Alleged Twitter hacker bail set—but will he pay with Bitcoin?
The teen responsible for the July hack against Twitter will need to pay a pretty penny if he wants to wait at home for his trial, but his holdings of millions of dollars worth of Bitcoin should help take care of that.
Per the Tampa Bay Times, Bail was set at $725,000 in a Florida courtroom for Graham Ivan Clark yesterday, a 17 year old alleged to have masterminded the Twitter hack that impacted high-profile accounts like Elon Musk, Floyd Mayweather, Joe Biden, and dozens more.
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Clark’s attorney disclosed during the hearing that Clark controls at least 300 Bitcoin, worth about $3.3 million. It’s the latest twist in the bizarre tale of one of Twitter’s most worrisome security compromises, a scheme seemingly closely tied to transacting in Bitcoin at every turn.
While the investigation is ongoing, it’s now known that Clark gained access to Twitter’s ‘God Mode’ back-end interface by manipulating employees of the social media company, gaining unauthorized access to the company’s Slack messaging system, and defeating at least one 2-factor authentication barrier.
Clark initially used the access to sell accounts created in the early days of Twitter before moving on to the Bitcoin scam where dozens of high-profile accounts tweeted messages requesting donations to a fake coronavirus-related cryptocurrency charity or offering to send back double the value of Bitcoin sent to a scam address.
During the bail hearing, prosecutors argued that at least 300 Bitcoin held by Clark should not be eligible for use in making bail payments, stipulating that “every penny that this defendant has access to is by ill-gotten gains.”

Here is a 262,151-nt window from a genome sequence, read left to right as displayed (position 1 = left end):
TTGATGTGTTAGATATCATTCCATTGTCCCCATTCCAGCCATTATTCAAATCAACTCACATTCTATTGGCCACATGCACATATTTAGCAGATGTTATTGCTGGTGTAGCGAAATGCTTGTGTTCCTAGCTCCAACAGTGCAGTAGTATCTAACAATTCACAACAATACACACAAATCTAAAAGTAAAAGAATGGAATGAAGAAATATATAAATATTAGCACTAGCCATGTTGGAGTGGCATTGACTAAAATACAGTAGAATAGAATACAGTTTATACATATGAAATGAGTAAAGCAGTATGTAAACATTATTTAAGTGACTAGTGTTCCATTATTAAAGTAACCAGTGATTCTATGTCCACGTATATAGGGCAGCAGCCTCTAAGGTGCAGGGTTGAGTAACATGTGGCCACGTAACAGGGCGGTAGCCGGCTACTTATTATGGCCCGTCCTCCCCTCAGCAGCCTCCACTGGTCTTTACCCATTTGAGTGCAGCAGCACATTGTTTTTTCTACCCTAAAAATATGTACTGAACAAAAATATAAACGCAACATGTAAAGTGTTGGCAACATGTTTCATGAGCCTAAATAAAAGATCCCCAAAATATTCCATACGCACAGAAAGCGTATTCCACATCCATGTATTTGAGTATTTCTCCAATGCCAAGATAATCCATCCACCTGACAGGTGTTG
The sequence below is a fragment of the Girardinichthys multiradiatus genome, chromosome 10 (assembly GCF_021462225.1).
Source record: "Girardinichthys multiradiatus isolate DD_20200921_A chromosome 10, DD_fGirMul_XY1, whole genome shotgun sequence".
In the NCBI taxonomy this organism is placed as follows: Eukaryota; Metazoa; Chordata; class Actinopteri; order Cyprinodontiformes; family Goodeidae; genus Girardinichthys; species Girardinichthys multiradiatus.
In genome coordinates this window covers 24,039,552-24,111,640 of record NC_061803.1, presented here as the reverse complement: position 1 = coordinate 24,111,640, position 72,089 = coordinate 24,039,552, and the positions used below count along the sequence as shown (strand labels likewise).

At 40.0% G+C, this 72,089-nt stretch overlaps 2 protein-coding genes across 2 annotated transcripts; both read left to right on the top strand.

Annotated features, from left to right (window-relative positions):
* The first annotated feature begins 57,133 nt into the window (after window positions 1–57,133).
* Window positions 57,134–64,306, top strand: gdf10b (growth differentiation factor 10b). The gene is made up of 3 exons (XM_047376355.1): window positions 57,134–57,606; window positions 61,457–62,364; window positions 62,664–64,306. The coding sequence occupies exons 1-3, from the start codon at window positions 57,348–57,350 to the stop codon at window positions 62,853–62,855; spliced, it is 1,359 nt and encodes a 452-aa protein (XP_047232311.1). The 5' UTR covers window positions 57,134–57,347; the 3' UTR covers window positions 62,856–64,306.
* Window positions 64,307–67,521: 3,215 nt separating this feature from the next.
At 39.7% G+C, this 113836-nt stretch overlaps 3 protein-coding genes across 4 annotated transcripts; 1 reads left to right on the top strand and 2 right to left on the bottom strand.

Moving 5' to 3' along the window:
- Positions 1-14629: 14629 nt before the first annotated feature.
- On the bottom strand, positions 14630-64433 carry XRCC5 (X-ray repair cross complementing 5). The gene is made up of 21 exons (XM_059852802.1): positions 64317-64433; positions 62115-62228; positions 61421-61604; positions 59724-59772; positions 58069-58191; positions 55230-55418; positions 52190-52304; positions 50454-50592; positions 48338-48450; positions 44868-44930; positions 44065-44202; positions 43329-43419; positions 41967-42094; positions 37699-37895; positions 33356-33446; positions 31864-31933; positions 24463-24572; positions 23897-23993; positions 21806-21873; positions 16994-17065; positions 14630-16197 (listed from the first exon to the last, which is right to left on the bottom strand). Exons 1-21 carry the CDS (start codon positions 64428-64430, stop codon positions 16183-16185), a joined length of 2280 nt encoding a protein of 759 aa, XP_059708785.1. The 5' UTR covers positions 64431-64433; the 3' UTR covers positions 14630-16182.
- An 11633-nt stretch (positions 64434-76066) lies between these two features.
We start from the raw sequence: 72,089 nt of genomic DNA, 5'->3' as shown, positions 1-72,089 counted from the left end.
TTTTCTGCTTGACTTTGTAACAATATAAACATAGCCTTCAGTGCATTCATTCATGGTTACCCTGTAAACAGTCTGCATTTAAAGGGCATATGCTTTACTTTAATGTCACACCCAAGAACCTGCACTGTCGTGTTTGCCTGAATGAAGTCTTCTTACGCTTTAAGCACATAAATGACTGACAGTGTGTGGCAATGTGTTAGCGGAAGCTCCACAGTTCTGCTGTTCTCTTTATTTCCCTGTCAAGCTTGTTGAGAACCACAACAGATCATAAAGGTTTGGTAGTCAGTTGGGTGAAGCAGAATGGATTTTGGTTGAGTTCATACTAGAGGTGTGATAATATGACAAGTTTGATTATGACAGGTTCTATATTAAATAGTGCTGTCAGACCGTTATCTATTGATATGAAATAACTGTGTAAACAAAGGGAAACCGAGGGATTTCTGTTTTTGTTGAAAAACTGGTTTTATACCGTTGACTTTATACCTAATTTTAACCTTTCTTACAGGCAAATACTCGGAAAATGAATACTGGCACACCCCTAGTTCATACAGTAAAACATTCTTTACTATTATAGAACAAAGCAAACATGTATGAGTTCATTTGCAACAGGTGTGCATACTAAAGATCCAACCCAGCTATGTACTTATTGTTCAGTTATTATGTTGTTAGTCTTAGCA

The defense argued the Bitcoin should be allowed for use, pointing to a law enforcement investigation last year that initially seized but later returned the Bitcoin in question to Clark while filing no charges against him.
Clark may well have the capability to post bail, but he will be restricted in other ways. The judge ordered that if he does, Clark will be required to wear an electric monitor and remain confined at home except to visit the doctor or his attorney. Clark must also surrender his passport and is barred from accessing the internet on any device until after his trial.
The investigation into the hacking event is still ongoing, but it seems increasingly clear that the public nature of all Bitcoin transactions may have played a part in Clark’s relatively quick apprehension. It’s an ironic twist that what may have been legitimate, everyday purchases of Bitcoin years ago may save Clark from the inside of a jail cell, at least for a few more months.